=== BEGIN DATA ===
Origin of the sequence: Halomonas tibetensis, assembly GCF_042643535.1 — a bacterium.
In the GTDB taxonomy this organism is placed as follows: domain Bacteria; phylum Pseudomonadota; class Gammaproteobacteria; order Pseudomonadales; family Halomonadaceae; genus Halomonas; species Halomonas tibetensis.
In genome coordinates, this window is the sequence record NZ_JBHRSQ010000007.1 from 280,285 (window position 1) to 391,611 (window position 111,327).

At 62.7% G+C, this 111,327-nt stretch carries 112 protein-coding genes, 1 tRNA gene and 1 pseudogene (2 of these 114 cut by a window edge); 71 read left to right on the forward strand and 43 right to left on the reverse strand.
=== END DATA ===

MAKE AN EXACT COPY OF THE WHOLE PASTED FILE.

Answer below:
Origin of the sequence: Halomonas tibetensis, assembly GCF_042643535.1 — a bacterium.
In the GTDB taxonomy this organism is placed as follows: domain Bacteria; phylum Pseudomonadota; class Gammaproteobacteria; order Pseudomonadales; family Halomonadaceae; genus Halomonas; species Halomonas tibetensis.
In genome coordinates, this window is the sequence record NZ_JBHRSQ010000007.1 from 280,285 (window position 1) to 391,611 (window position 111,327).

At 62.7% G+C, this 111,327-nt stretch carries 112 protein-coding genes, 1 tRNA gene and 1 pseudogene (2 of these 114 cut by a window edge); 71 read left to right on the forward strand and 43 right to left on the reverse strand.